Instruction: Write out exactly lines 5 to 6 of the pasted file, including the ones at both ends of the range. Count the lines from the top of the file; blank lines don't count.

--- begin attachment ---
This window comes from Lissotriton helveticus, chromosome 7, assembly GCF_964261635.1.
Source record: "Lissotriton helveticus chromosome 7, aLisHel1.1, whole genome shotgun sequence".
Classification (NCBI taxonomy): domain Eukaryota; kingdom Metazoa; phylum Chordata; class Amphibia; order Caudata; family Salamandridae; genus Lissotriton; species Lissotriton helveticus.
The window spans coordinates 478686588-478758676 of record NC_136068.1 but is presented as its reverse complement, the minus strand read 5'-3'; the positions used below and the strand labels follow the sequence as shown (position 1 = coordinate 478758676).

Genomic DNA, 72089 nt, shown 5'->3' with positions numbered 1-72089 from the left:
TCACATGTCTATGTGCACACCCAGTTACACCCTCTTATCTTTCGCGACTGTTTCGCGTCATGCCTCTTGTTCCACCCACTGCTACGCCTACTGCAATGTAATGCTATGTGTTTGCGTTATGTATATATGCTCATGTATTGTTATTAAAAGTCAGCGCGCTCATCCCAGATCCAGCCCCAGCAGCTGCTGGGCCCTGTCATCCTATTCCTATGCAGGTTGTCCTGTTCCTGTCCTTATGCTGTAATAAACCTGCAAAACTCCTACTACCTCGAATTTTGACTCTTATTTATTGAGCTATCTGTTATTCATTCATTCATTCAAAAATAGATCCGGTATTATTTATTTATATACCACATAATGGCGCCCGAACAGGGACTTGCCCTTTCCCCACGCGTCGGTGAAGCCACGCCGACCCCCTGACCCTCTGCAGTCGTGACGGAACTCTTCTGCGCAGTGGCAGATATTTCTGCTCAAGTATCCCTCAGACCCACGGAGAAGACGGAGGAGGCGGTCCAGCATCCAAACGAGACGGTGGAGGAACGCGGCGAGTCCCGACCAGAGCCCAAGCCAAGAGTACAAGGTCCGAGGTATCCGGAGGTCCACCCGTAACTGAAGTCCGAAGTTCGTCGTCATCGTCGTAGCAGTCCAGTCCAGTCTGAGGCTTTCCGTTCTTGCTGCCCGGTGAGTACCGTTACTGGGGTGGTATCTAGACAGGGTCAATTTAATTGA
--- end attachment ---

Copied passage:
Genomic DNA, 72089 nt, shown 5'->3' with positions numbered 1-72089 from the left:
TCACATGTCTATGTGCACACCCAGTTACACCCTCTTATCTTTCGCGACTGTTTCGCGTCATGCCTCTTGTTCCACCCACTGCTACGCCTACTGCAATGTAATGCTATGTGTTTGCGTTATGTATATATGCTCATGTATTGTTATTAAAAGTCAGCGCGCTCATCCCAGATCCAGCCCCAGCAGCTGCTGGGCCCTGTCATCCTATTCCTATGCAGGTTGTCCTGTTCCTGTCCTTATGCTGTAATAAACCTGCAAAACTCCTACTACCTCGAATTTTGACTCTTATTTATTGAGCTATCTGTTATTCATTCATTCATTCAAAAATAGATCCGGTATTATTTATTTATATACCACATAATGGCGCCCGAACAGGGACTTGCCCTTTCCCCACGCGTCGGTGAAGCCACGCCGACCCCCTGACCCTCTGCAGTCGTGACGGAACTCTTCTGCGCAGTGGCAGATATTTCTGCTCAAGTATCCCTCAGACCCACGGAGAAGACGGAGGAGGCGGTCCAGCATCCAAACGAGACGGTGGAGGAACGCGGCGAGTCCCGACCAGAGCCCAAGCCAAGAGTACAAGGTCCGAGGTATCCGGAGGTCCACCCGTAACTGAAGTCCGAAGTTCGTCGTCATCGTCGTAGCAGTCCAGTCCAGTCTGAGGCTTTCCGTTCTTGCTGCCCGGTGAGTACCGTTACTGGGGTGGTATCTAGACAGGGTCAATTTAATTGA